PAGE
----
New Paycheck Protection Program and Health Care Enhancement Act Adds Billions to PPP and EIDL Programs
Increases Funding for Public Health and COVID-19 Testing
April 24, 2020
By Eric L. Kintner and Ryan M. Ivey
Today, President Trump signed the Paycheck Protection Program and Health Care Enhancement Act (Act), which makes available an additional $310 billion for loans under the Paycheck Protection Program (PPP) loans and $60 billion for the Emergency Injury Disaster Loan (EIDL) program. Additionally, the Act provides $100 billion to the Department of Health and Human Services’ Public Health and Social Services Emergency Fund (HHS Fund).
The Act does not change the PPP loan eligibility or forgiveness rules. The Act, however, does allocate $30 billion of the loan funds to banks, credit unions and community financial institutions with less than $10 billion in assets, and another $30 billion for banks and credit unions with assets of between $10 billion and $50 billion. These provisions are intended to address concerns that small businesses in underserved communities had more difficulty accessing PPP loans than some larger businesses that had pre-existing relationships with banks.
The Act allocates an additional $60 billion for the EIDL program, with $50 billion directed towards additional EIDL loans and $10 billion for the EIDL advances. EIDL loans and advances were designed for small businesses that had suffered substantial economic damages caused by COVID-19 pandemic. Until this new appropriation, the Small Business Administration (SBA) was unable to accept new EIDL applications.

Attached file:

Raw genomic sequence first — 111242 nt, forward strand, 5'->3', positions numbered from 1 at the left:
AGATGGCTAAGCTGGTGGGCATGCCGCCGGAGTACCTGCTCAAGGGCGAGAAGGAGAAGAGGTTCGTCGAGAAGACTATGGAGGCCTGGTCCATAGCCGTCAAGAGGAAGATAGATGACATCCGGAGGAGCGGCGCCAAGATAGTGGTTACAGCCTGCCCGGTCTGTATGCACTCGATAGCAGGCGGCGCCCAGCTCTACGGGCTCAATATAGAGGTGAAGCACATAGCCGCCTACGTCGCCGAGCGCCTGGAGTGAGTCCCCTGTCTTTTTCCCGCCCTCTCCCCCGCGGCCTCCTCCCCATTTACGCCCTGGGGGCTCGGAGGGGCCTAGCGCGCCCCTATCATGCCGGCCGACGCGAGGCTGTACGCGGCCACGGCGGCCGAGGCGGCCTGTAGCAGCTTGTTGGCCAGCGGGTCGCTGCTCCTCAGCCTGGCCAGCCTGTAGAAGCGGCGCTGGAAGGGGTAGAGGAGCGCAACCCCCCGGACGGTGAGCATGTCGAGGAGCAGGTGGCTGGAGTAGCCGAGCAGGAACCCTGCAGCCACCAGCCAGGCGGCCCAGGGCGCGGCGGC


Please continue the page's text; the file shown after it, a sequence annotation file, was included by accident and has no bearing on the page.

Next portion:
The Act allocates an additional $100 billion through the HHS Fund to support health care providers and COVID-19 testing initiatives. Specifically, $75 billion is appropriated to support hospitals and providers experiencing COVID-19 related expenses and lost revenue. The remaining $25 billion is directed toward supporting various government agencies; such as the Center for Disease Control (CDC) and National Institutes of Health (NIH); states and local governments; and private employers with necessary expenses to research, develop, validate, manufacture, purchase, administer and expand capacity for COVID-19 tests.